Skip to main content

Just How Biased Are Police Shootings?

Unarmed African Americans are as likely to be shot as armed whites, one study found.

By Nathan Collins


(Photo: Tim Sloan/AFP/Getty Images)

The anecdotes are, of course, hard to ignore. Last week, police in Minnesota fatally shot Philando Castile during a traffic stop, just one day after Baton Rouge police killed Alton Sterling outside a convenience store. Castile and Sterling’s deaths are just the latest two in a series of questionable police shootings that stretch back years and years. The lesson from all of these killings is clear: It’s not safe to be a black man (or boy) interacting with police in America.

Exactly how unsafe is it? Between 2011 and 2014, the probability of being black, unarmed, and shot by police was 3.49 times higher than the probability of being white, unarmed, and shot by police, according to a paper published last November in the journal PLoS One.

In some counties in America, that ratio soars to 20 to one, and unarmed African Americans are as likely to be shot by police as armed whites. And that’s got nothing to do with crime rates, writes Cody Ross, an anthropology graduate student at the University of California–Davis.

At first glance, the PLoS One study appears to contradict a more recent paper by Harvard University economist Roland Fryer, who found evidence of police bias in certain actions — pushing a suspect to the ground, for example — but not shootings. There are at least two likely reasons for the different conclusions: Fryer relies heavily on data reported by police officers, and, perhaps more importantly, he focuses on the number of people shot by police as a fraction of those already detained — a valid choice for Fryer’s purposes, but one that obscures the higher rate at which police detain blacks versus whites.

Armed African Americans were nearly three times as likely to get shot by police as armed whites.

Ross drew his data from the United States Police Shooting Database, a project conceived by journalist Kyle Wagner. Drawing on press reports, the Police Shooting Database is intended to be more accurate than statistics from the Federal Bureau of Investigation, which are collected in a decidedly non-uniform fashion and are based entirely on the reports of individual officers and departments, who of course may have an interest in obfuscating the truth.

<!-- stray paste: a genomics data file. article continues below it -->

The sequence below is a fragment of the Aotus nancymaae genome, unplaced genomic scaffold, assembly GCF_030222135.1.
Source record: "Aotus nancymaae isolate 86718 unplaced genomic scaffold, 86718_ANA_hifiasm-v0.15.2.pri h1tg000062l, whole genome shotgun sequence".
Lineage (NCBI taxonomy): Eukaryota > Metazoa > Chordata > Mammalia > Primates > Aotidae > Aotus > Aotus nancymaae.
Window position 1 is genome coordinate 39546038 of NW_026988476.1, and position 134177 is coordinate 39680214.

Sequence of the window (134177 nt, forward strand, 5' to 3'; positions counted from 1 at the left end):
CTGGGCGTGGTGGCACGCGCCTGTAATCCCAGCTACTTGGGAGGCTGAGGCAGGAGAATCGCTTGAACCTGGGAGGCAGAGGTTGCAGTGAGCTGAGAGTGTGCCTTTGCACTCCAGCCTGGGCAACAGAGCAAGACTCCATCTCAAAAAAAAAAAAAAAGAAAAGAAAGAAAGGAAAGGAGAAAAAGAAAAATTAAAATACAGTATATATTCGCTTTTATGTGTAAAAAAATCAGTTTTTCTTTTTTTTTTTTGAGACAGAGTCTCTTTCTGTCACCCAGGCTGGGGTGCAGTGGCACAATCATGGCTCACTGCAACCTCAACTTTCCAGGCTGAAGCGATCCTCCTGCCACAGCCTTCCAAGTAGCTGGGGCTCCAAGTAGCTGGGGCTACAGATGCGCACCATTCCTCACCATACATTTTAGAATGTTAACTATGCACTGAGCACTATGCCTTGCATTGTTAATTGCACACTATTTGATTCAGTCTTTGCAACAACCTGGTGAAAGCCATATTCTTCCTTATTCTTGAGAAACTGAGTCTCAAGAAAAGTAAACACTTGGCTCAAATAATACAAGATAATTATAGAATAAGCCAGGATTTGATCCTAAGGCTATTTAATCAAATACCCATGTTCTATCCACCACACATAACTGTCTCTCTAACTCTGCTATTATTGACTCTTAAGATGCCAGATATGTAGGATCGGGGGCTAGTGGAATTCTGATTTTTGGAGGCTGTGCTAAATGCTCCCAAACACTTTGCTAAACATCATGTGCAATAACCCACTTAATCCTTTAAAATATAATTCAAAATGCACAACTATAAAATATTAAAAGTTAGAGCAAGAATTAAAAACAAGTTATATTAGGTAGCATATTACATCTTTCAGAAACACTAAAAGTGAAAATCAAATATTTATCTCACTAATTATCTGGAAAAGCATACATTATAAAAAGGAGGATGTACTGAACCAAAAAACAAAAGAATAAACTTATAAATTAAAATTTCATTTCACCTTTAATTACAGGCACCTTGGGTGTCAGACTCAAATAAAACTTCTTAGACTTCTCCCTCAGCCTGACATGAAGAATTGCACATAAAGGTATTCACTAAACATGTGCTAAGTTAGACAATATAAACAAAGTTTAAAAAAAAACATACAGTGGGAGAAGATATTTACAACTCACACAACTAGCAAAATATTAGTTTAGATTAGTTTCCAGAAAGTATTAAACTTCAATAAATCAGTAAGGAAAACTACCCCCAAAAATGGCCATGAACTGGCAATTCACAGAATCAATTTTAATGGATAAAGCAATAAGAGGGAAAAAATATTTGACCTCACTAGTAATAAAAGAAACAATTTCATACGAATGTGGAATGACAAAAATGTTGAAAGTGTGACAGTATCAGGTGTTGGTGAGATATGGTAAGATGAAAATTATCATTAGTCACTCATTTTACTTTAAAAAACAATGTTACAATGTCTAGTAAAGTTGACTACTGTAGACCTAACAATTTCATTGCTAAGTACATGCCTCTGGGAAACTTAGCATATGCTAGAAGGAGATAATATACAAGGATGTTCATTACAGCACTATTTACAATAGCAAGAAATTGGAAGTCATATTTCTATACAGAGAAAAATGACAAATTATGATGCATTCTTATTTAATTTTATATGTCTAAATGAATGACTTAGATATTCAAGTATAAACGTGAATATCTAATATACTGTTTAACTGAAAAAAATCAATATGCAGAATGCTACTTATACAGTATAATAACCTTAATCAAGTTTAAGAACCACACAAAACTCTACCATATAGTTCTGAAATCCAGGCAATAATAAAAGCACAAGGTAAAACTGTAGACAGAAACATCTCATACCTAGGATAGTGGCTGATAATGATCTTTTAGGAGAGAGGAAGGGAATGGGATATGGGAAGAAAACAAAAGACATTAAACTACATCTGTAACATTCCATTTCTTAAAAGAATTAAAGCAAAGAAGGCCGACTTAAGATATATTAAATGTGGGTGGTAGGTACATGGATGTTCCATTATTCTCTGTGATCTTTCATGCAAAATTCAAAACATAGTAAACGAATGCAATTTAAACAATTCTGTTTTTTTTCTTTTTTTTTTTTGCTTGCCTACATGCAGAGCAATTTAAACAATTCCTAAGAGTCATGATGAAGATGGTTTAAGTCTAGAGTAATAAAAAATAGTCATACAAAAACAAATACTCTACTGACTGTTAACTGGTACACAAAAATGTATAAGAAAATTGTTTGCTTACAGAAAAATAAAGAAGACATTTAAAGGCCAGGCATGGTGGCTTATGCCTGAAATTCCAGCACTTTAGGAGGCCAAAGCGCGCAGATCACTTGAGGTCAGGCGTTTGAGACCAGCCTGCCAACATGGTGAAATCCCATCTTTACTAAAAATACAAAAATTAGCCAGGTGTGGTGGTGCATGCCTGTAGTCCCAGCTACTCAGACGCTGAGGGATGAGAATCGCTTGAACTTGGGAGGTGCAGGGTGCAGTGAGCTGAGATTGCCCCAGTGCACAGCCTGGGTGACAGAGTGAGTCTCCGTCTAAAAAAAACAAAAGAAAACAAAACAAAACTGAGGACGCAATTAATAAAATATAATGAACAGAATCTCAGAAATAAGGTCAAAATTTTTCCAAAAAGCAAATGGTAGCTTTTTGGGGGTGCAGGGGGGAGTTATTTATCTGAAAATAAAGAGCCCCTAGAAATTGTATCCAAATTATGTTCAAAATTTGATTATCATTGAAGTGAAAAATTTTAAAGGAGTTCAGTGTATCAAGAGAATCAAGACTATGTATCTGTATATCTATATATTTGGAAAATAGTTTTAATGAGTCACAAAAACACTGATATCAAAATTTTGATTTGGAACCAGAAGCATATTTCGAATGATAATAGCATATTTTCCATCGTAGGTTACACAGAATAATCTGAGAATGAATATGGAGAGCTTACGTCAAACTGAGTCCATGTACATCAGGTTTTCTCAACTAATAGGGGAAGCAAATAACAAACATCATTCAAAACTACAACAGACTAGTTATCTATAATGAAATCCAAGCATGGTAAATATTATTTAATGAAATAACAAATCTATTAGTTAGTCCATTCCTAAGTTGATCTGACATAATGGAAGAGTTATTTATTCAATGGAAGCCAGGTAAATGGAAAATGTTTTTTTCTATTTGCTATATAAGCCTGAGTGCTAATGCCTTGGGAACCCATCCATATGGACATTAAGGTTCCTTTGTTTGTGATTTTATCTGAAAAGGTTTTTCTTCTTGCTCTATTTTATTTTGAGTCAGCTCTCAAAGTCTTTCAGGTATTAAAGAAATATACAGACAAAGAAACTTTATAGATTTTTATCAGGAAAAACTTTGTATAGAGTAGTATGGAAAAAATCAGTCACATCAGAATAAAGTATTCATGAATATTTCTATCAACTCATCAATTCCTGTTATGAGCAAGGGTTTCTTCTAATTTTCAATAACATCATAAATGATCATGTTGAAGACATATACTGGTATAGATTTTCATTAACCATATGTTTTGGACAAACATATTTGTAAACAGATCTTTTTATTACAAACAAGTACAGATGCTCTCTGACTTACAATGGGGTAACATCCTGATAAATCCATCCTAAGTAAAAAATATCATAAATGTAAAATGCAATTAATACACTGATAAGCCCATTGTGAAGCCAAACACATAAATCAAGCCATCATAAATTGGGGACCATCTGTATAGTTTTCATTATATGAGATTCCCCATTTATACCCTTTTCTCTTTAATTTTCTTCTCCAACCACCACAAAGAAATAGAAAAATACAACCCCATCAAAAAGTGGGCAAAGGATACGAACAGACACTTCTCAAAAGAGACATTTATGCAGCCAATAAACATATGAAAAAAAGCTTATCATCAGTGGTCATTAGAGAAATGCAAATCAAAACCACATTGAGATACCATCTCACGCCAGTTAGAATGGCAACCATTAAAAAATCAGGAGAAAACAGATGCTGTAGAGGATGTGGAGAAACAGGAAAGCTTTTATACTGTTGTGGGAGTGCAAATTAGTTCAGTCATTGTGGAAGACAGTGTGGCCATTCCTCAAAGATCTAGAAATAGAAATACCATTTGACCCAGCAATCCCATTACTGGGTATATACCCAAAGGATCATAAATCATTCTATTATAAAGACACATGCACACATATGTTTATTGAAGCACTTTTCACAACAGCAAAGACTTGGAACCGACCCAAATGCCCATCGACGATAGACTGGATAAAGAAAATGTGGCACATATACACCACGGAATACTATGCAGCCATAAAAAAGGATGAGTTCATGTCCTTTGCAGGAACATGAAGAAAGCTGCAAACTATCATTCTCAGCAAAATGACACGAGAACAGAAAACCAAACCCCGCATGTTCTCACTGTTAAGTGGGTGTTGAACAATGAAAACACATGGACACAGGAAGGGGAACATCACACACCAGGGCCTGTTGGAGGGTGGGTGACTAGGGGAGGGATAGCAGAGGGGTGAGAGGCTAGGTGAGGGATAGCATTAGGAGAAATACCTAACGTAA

Apart from estimating the relative risk of being black, unarmed, and shot by the cops, Ross also found that armed African Americans were nearly three times as likely to get shot by police as armed whites.

Ross identified Miami-Dade County, Florida; Los Angeles County, California; and Orleans Parish, Louisiana, as the worst places to be black, unarmed, and approached by police.

What explains the differences? “In effect, larger county population size, a higher proportion of black residents in the population, lower median income, and greater disparities in income all appear to be reliably associated with an elevated ratio of police shooting rate against unarmed black individuals relative to unarmed — and even armed — whites,” Ross writes. Meanwhile, crime rates—even race-specific crime rates—do not appear to be related to racial bias in police shootings.

Ross notes that these results are preliminary, in part because the database is as yet incomplete—the search was structured around specific days of the year, and volunteers have searched for shootings on only about half the days between 2011 and 2014.

“Attenuating the racial bias in police shootings in a given location requires a better understanding of the drivers of racial bias operating in that location,” Ross writes. “Perhaps police departments with disproportionate rates of racially-biased police homicide can provide justification for these patterns based on local context, or perhaps they are headed by individuals like Police Commander Jon Burge — the public needs to know which.”